Most of us in the aviation business don’t pay much attention to the arcane rules that come out of the FAA hopper. Recently this one slipped out and will have far-reaching effects on those in the maintenance business far on down the chain of contractors and subcontractors.
As we all know by now the FAA in 1989 was charged with laying out regulations to establish drug and alcohol testing of employees performing “safety-sensitive” work for air carriers and others in the industry who come in contact with air carrier aircraft. Even I, as a director of safety for an airline, was included in the testing “pool”. The testing rules extended from regulated entities like air carriers and repair stations to certain contractors who performed work for the regulated business. Under the law the outside contractors who performed by contract for the carrier or repair station have to participate in a drug and alcohol testing program if they are performing a “safety-sensitive” job. However, now at this late date the FAA has elected to include others down the chain in the program. The FAA finally decided that a vast group of workers who were performing safety-sensitive jobs are not included in any testing program. It decided to include these people by adding language that would cover all persons performing a “safety-sensitive function in the maintenance field.
Guidance By FAA
When FAA decides to explain and “guide” regulated entities and persons they publish what is called “guidance” to elaborate and attempt to explain the scope of their regulations to the people concerned. Since 1989 when first put in place, the testing requirements seemed to be in conflict regarding who exactly in the maintenance chain was covered. Some were included some were not depending on who and where you were located and who was enforcing the regulation. Sound familiar?
The guidance generally excluded those activities that did not take “airworthiness responsibility” another catch-22 phrase that troubled many to explain. The problem was that nobody could agree on just who and what was airworthiness responsibility. Further confusion reigned in the matter of the relationship between airworthiness responsibility and how it related to a safety-sensitive function. This has gone on since 1989 and finally came to a head recently with the growth of “outsourcing” large amounts of routine aircraft and engine maintenance.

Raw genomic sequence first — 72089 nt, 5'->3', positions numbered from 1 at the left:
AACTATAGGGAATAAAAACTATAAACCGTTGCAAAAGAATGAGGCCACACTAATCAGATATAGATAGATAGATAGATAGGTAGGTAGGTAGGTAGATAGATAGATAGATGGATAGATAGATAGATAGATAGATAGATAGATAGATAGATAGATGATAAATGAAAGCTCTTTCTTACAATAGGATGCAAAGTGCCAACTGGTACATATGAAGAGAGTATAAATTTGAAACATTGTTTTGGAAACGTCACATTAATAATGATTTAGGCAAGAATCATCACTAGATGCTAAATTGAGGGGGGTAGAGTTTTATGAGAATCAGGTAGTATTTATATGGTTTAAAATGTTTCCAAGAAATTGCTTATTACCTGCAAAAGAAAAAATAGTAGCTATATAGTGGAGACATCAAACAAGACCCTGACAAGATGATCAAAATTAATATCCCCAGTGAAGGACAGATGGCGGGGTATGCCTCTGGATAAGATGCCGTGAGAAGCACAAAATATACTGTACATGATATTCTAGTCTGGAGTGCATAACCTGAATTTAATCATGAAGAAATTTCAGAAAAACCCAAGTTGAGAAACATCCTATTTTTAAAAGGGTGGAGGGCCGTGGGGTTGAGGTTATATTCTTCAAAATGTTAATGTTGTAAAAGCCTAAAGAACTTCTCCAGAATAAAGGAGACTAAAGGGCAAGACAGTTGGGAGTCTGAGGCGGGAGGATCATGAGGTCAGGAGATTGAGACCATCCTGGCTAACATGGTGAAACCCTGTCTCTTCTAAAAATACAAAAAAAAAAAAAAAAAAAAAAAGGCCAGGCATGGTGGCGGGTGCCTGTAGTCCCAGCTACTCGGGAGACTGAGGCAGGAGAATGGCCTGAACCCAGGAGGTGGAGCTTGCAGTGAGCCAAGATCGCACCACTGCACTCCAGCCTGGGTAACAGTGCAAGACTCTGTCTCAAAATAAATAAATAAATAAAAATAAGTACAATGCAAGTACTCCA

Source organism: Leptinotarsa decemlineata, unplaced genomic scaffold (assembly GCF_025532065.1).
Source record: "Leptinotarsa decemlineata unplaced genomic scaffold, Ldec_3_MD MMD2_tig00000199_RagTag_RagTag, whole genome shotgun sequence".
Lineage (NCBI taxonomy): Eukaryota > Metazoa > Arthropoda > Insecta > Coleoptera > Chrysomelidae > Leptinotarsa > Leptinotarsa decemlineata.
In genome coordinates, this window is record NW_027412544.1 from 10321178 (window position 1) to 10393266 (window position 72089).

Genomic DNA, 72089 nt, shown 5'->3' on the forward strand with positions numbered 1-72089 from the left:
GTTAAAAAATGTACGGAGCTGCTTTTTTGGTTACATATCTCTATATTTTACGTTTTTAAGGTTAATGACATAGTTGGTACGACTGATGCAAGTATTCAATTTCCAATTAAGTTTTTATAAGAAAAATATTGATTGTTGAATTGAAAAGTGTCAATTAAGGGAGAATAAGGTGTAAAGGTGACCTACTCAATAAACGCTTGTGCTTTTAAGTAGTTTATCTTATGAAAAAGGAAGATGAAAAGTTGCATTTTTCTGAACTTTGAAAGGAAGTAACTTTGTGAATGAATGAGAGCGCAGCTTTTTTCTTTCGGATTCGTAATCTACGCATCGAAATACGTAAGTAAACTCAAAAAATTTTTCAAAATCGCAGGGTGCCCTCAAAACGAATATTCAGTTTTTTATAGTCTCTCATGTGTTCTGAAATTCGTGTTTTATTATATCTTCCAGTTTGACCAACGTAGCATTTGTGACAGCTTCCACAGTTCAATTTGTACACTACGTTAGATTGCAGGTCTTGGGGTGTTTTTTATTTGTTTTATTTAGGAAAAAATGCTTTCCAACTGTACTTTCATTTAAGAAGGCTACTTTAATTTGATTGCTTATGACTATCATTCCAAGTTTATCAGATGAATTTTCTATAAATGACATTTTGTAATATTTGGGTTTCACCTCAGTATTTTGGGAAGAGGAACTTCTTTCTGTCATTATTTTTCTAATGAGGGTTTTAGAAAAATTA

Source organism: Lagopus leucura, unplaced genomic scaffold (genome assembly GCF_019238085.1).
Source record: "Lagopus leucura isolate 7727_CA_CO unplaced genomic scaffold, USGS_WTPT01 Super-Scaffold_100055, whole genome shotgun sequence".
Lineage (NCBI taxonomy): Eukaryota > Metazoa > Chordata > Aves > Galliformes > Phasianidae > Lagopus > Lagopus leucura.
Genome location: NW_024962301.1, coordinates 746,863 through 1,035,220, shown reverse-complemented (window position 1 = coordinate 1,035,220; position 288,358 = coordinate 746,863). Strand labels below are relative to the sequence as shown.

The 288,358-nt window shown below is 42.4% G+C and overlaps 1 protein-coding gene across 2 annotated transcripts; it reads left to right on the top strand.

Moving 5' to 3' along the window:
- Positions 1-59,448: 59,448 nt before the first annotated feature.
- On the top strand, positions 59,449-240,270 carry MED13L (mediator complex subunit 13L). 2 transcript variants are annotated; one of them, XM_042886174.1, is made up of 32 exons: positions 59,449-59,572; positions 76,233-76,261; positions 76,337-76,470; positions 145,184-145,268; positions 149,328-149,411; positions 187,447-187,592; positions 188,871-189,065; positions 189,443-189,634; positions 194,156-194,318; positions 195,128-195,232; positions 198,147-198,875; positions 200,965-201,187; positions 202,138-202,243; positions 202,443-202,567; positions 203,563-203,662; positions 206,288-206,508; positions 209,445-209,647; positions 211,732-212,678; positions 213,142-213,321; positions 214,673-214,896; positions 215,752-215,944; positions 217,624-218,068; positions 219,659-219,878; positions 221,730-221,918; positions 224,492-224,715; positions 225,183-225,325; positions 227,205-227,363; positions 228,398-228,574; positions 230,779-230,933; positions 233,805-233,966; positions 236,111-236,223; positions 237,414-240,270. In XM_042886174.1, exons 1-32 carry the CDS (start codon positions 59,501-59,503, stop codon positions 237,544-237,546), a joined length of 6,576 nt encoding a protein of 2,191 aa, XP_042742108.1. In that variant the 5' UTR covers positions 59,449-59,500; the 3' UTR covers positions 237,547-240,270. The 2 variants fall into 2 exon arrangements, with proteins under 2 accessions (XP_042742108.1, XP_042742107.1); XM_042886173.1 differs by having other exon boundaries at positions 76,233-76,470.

The FAA found that airlines were on average outsourcing 53 percent of their maintenance work and that was an increase of 36 percent since 1996. Other outsourcing efforts have been made in the front line employee area as well. You can clearly see where your jobs are going. Both domestic and overseas maintenance facilities are getting more work now. Some maintenance organizations here at home have tried to limit outsourcing by their employers but there has been little success in this effort. I would not be surprised to see the lion’s share of outsourced work soon going to foreign facilities. It’s definitely up. (United to China for heavy checks and Jet Blue to South America for inspections and repairs, for example, among others). It’s all about money, no matter what they say!
We have today what is called the virtual airline in some cases. This is where there are aircraft and owners but little else in the way of infrastructure to call an airline. Most if not all traditional employee-related work can be outsourced, usually for less money. Flight crews included. Many suggest that there should be certification restrictions on these types of operations, but the pendulum is swinging fast and nobody in power is concerned enough to put the brakes on it.
The FAA’s basic purpose in expanding drug and alcohol testing in the maintenance field is to provide testing for all persons performing safety-sensitive work. It became clear to them, finally, that safety-sensitive work could legally be performed by those without airworthiness responsibility, so this could no longer be a yardstick for a testing requirement. It had to be changed.
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